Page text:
Tools for Unix System Administrators

This is an uncomplete list of freeware Unix programs I have used for about ten years and that I continue to recommend with the same entusiasm I had when I installed them for the first time on Sun Solaris and SunOs machines.

Perl my preferred programming and scripting language

Perl is designed to make the easy jobs easy, without making the hard jobs impossible. Perl is a language for powerful text processing, filesystem manipulation, process management, database administration, client-server programming, secure programming, web-based information management and even for object-oriented programming; it was designed to be a glue language from the start. After learning it, back in 1992, i stopped to write small C programs, non trivial shell scripts, using awk and sed. Almost everything needed by a system administrator can be done very fast and with fun using Perl.

Amanda the perfect network backup solution

It is a very good network backup solution: you have a backup server workstation with attached a tape, many client workstations (also PC's, but in this case you need samba); you decide how many tape to use, the host and disk list to backup, how frequently to do a full backup of each disk and amanda does the rest. The software every night does an incremental backup of each disk in the network and a full backup of some disks to satisfy your policies.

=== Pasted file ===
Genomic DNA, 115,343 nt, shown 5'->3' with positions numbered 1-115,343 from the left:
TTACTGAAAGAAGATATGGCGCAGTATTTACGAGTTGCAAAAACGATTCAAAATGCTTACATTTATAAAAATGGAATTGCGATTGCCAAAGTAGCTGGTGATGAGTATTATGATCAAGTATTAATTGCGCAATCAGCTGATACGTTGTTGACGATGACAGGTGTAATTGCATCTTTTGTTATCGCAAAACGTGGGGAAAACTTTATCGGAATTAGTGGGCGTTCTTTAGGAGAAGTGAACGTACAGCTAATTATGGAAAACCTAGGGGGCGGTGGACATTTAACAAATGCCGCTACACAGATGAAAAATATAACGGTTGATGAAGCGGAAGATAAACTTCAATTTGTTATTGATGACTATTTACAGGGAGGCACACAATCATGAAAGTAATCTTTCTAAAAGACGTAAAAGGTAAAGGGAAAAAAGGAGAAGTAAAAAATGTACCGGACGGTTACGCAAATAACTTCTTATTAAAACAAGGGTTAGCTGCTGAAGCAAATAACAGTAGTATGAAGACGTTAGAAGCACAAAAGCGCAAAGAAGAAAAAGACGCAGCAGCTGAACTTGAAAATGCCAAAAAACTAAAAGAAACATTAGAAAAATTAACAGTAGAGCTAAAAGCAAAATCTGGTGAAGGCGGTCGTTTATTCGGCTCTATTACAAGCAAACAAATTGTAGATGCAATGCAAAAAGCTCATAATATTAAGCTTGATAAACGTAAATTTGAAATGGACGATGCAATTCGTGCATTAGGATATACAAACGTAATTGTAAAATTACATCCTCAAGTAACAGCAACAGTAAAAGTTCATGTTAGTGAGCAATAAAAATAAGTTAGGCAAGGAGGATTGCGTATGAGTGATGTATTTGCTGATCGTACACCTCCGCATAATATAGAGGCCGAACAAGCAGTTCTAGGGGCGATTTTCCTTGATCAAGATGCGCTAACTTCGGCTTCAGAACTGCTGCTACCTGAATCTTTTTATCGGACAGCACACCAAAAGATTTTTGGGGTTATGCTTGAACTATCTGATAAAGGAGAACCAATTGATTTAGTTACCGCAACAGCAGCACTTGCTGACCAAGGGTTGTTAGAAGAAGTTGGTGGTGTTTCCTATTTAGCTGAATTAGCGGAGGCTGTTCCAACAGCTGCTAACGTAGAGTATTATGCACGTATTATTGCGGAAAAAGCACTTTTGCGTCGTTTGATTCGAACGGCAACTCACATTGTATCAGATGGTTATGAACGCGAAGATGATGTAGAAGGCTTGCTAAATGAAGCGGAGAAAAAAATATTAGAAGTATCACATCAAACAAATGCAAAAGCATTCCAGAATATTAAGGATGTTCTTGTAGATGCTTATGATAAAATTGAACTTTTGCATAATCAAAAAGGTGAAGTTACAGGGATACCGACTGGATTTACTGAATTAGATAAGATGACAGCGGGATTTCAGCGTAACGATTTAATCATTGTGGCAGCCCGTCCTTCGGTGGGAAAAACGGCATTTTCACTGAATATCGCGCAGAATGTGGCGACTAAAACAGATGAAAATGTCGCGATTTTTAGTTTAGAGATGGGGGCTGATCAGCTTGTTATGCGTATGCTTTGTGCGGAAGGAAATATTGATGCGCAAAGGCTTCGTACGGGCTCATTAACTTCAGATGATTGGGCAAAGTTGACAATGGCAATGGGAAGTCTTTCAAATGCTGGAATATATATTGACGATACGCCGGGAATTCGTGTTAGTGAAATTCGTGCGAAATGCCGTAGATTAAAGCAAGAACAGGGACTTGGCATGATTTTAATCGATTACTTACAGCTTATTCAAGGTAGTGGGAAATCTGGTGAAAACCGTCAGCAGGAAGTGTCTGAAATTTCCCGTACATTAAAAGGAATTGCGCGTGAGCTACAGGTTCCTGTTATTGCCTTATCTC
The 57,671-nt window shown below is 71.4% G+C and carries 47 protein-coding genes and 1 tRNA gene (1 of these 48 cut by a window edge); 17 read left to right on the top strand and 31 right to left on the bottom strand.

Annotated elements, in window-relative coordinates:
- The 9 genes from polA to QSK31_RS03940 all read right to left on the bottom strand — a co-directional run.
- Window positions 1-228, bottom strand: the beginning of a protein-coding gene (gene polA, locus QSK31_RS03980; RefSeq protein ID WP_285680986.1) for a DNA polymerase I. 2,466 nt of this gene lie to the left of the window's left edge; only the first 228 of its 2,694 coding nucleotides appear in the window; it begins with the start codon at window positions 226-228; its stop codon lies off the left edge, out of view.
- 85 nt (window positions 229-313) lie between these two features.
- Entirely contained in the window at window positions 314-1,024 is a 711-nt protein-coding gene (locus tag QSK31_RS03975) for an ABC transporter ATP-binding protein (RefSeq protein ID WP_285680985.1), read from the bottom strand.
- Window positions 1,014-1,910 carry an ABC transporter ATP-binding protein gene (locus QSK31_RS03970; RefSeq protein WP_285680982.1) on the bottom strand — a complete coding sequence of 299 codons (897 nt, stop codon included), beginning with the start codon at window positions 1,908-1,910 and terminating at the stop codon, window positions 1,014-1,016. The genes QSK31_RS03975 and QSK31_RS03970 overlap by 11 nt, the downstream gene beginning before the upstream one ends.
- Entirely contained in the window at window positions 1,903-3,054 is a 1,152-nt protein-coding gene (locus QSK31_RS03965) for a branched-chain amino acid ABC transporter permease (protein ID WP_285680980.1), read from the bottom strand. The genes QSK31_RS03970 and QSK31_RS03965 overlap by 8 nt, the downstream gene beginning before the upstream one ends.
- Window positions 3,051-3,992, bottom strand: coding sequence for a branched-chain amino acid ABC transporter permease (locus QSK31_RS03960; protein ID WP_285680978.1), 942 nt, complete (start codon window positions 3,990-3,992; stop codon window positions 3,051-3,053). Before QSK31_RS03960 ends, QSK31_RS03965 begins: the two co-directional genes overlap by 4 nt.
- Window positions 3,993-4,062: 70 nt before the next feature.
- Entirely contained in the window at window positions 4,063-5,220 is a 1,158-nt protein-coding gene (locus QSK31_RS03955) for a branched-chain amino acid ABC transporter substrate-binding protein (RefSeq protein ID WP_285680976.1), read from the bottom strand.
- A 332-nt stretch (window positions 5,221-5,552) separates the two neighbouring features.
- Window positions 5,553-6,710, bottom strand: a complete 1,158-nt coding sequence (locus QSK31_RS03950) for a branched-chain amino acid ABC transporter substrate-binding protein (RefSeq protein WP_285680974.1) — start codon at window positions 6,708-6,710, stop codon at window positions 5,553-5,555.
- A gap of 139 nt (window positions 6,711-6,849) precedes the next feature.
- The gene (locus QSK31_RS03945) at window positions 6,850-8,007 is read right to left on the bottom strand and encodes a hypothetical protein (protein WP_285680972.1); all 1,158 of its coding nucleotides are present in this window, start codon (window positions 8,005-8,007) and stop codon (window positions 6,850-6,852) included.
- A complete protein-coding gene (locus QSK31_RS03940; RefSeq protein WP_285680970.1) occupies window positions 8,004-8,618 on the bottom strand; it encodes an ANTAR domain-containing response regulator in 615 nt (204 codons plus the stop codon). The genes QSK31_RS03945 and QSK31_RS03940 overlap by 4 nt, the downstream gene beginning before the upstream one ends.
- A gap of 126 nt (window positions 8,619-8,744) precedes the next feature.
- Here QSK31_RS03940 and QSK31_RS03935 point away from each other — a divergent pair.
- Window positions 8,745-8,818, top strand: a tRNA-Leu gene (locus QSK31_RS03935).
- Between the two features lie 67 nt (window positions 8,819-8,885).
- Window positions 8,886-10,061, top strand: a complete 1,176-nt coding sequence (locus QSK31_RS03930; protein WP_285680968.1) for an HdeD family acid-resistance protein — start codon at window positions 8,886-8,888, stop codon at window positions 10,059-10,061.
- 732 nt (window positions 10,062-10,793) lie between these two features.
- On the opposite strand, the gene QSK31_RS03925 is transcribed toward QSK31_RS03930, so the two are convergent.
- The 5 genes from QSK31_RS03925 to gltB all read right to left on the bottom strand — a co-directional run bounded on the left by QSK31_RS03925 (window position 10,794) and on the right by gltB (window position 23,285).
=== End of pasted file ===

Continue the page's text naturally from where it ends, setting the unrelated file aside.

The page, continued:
Swatch the syslog watcher

Swatch is designed to monitor system activity. Swatch requires a configuration file which contains patterns to look for and actions to do when each pattern is found. I have redirected the syslogd output of every unix workstation to a single logging workstation, there swatch monitor the syslogd output and alert me, via e-mail, when events, like disk full etc., happens everywhere in the network.

Sysinfo shows system information

Sysinfo is a program which shows various pieces of information about the hardware and operating system software configuration of the host it's run on. Very useful: I have a file with its output for every workstation. When some workstation dies i can always call technical service and tell them exactly how it was configured: its processor, its disks, its RAM etc.